Adsorption studies

Prior to the measurements, a calibration curve was prepared using known concentrations of MB and DR 80. Measurements were performed using a UV–vis spectrophotometer (Shimadzu UV 1240, Japan) at 668 and 523 nm; corresponding to the maximum absorption of the MB and DR 80, respectively. Sorption experiments were carried out in a rotary shaker at different temperatures (from 303.16 K to 323.16 K) and rotation speeds (from 100 to 250 rpm), using 250 mL shaking flasks containing 100 mL dye at different concentrations (from 20 mg mL−1 to 200 mg mL−1), and initial pH values (from 2 to 10) were adjusted with either HCl or NaOH, at 0.1 N. Adsorbent doses that were used were fixed in the range of 1–20 gL−1. The values of temperature, time, proportion … were selected by preliminary tests. After shaking for the preselected times, the samples were taken from the flasks and the dye solutions were separated from the adsorbent by centrifugation at 5,000 rpm for 5 min. The MB and DR 80 concentrations in the supernatants were estimated using the calibration curve, after measuring the absorbance at 668 and 523 nm, respectively. All experiments were conducted in duplicate.

The removal (R) percentage of MB and the amount of adsorbed dye (qe(mg g−1)) were calculated as described by Chiou et al. (2004) and Gupta et al. (2006), following these equations:
formula
(1)
formula
(2)
where C0 and Ce represent the initial and equilibrium concentrations of dye solutions (mg L−1), whereas V and M represent the volume of the solution (in L) and the mass of the adsorbent used (in g), respectively.

Point of zero charge pHpzc

The pHpzc of adsorbent is an important characteristic reported by Faria et al. (2004). 10 mL NaCl solution (0.01 M) with pH value between 2 and 12 (adjusted using either HCl or NaOH, 0.1 N) was added to 30 mg of PP and shaken for 24 h (150 rpm and 25 °C). The pHpzc value was determined by plotting the final pH value, versus the initial pH of the solution.

Adsorption isotherms

Investigating the isotherms of adsorption provided potent information to describe how adsorbed molecules are distributed between the liquid and solid phases. Several isotherm equations are available in the literature; three of them were selected for this study: the Langmuir, Freundlich, and Tempkin equations.

The Langmuir equation (Langmuir 1918):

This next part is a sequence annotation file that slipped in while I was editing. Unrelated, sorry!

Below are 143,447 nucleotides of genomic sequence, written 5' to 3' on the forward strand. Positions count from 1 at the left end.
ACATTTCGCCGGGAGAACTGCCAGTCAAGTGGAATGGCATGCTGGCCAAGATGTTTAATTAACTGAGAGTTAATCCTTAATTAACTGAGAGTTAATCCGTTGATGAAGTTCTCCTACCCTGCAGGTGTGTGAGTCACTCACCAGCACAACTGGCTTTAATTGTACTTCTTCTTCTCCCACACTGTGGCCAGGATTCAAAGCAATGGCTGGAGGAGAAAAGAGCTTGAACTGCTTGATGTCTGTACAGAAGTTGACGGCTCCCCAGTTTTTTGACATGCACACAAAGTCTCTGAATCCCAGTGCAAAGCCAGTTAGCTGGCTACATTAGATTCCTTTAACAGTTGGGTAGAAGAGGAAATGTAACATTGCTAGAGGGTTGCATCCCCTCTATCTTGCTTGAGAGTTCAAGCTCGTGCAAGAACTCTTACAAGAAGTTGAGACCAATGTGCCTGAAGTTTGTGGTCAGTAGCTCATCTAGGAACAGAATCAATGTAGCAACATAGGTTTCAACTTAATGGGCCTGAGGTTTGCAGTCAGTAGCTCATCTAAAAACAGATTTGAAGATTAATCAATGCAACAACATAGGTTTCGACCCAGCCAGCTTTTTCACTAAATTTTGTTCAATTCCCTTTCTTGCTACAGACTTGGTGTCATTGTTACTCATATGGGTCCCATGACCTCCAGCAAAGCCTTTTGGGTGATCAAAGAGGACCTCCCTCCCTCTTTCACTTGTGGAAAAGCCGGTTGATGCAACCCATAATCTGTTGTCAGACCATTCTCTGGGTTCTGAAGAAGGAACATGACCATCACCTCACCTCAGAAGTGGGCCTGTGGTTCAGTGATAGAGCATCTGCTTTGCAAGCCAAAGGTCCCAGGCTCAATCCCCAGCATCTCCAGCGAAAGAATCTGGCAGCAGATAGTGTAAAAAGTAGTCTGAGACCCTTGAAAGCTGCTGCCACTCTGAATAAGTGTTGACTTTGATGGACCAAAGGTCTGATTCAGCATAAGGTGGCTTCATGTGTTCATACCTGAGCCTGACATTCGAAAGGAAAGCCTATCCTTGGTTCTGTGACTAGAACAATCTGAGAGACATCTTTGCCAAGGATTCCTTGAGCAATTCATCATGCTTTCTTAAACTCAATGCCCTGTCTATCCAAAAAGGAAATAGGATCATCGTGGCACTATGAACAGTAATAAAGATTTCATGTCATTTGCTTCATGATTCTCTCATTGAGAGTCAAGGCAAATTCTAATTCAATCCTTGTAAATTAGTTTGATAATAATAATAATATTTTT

formula
(3)
The Freundlich equation (Freundlich 1906):
formula
(4)
The Tempkin equation (Temkin & Pyzhev 1940):
formula
(5)
where
formula
(6)
kl is the Langmuir constant (L mg−1) related to the affinity of the binding sites and the free energy of adsorption; Qmax (mg g−1) represents the maximum adsorption capacity when the surface is fully covered withdye molecules that assist in the comparison of sorption performance; qe is the dye concentration at equilibrium on the adsorbent(mg g−1); Ce is the equilibrium concentration of thedye (mg L−1). Kf and n are the Freundlich constants, Kt and b are the Tempkin constants, T is the absolute temperature in Kelvin and R is the universal gas constant (8.314 J mol−1 K−1).
The essential characteristic of the isotherm could be expressed by a dimension less constant called equilibrium parameter RL, defined by Hameed (2008) as follows:
formula
(7)
where b is the Langmuir constant, and C0 (mg L−1) is the highest dye concentration. The value of RL indicates the type of the isotherm. Adsorptionisotherm is considered to be favorable when 0 < RL < 1, linear whenRL = 1, unfavorable when RL > 1, and irreversible when RL = 0.

Adsorption kinetics

The time dependence adsorption process and the mechanism of MB and DR80 adsorptions involved were studied using three kinetic models; Lagergren's pseudo-first order equation, Ho's pseudo-second order equation and the intraparticle diffusion model.

The equations used were as follows:

Pseudo-first-order equation:
formula
(8)
Pseudo-second-order equation:
formula
(9)
where qt (mg g−1) is the amount of dye adsorbed at time t (min), k1 (min−1) is the pseudo-first-order rate constant, and k2 (g mg−1 min−1) is the pseudo-second-order rate constant.